https://doi.org/10.7554/eLife.26517.017
Model of young adult-born granule cells (abGCs) in mice.

Panels are analogous to Figure 3, with comparison of electrophysiological features between experimental data (left column, grayish colors), GC model with reconstructed morphologies (middle column, blueish colors) and GC model with synthetic morphologies (right column, greenish colors). The experimental data of young abGCs at a cell age of 28 dpi is from Mongiat et al. (2009). The model was obtained by a reduction of several ion channels (see Table 3). (A) Current-voltage (I–V) relationships before and after application of 200 µM Ba2+; Ba2+ simulations correspond to 99% Kir2 and 30 % K2P channel blockade. Experimental measurements of Rin in 28 dpi old abGCs from further literature are indicated by arrows (red [Mongiat et al., 2009], green [Piatti et al., 2011], pink [Yang et al., 2015]). (B) Exemplary spiking traces (200 ms, 10 and 50 pA somatic current injections). (C) Number of spikes elicited by 200 ms current steps (F-I relationship). Experimental standard deviation is shown as gray patches in all columns and the F-I curve of mature GCs is plotted in the left column (gray dashed line) for comparison. (D–E) Action potential (AP) features (90 pA somatic step current injection, 200 ms). Convex hulls around experimental data are shown in all columns as gray patches. (D) AP width vs. AP amplitude. (E) Amplitude of fast afterhyperpolarisation (fAHP) vs. AP threshold. (F) Phase plots of the first AP (dV/V curve, 90 pA current step, 200 ms).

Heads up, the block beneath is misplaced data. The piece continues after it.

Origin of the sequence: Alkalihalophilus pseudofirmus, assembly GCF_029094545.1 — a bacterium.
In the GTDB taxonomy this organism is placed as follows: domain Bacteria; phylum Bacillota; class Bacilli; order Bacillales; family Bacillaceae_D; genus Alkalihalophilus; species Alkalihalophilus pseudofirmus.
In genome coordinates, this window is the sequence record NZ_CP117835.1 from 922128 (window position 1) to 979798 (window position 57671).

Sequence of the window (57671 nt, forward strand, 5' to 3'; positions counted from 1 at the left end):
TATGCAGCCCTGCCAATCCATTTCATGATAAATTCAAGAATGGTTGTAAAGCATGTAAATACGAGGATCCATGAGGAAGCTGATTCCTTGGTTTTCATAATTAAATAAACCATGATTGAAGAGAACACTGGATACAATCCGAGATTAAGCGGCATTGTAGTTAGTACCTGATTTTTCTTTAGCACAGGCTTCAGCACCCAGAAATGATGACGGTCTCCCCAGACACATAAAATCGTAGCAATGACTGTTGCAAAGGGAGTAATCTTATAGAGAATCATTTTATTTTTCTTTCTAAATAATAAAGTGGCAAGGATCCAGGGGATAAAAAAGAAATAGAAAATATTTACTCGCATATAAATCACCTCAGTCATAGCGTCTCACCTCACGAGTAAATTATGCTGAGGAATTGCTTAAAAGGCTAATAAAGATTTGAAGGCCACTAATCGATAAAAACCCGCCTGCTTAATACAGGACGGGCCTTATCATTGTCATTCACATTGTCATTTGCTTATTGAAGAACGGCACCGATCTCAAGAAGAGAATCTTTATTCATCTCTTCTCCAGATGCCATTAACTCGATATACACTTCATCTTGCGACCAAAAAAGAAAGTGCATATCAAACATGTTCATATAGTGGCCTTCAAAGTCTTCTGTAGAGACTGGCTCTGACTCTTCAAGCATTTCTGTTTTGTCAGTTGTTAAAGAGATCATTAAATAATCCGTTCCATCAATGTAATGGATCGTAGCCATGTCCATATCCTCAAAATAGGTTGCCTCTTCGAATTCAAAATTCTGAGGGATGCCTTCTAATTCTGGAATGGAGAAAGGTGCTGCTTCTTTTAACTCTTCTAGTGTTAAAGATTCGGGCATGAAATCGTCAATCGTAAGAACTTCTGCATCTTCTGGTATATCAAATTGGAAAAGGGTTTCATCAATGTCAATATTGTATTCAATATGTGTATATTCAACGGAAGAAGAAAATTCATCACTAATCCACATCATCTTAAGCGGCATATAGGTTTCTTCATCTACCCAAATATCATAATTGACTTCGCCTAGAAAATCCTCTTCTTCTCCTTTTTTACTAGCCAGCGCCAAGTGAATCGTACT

https://doi.org/10.7554/eLife.26517.018
Synaptic integration in young abGCs vs. mature GCs.

(A) Left: Scheme of the simulation configuration with 15 synapses distributed in the MML and 15 in the OML. Middle: All synapses are activated synchronously at 40 Hz. Note that young abGCs (middle row) followed the input (black vertical lines) better than mature GCs (upper row), but performed similarly (lower row) when the biologically lower synapse number (15 synapses in total, yGC15) was implemented. Right: Summary of the input/output relation at all tested frequencies (5, 10, 20, 40, 75, 100 Hz). Gray dashed line illustrates the theoretically perfect input/output ratio. (B) Upper left: Scheme of the simulation configuration when MML and OML synapses are activated with a delay of Δt to analyze temporal summation of inputs. Upper right: Note that young abGCs perform better than mature GCs at following the 10 Hz input when the MML and OML inputs are delayed (left, −15 ms) compared to synchronous activation (right, 0 ms). Lower row: Summary over all tested frequencies (10, 20, 40, 75 Hz) showing that young abGCs have a broader time window of temporal summation than mature GCs at low frequencies but perform slightly worse than mature GCs at high frequencies.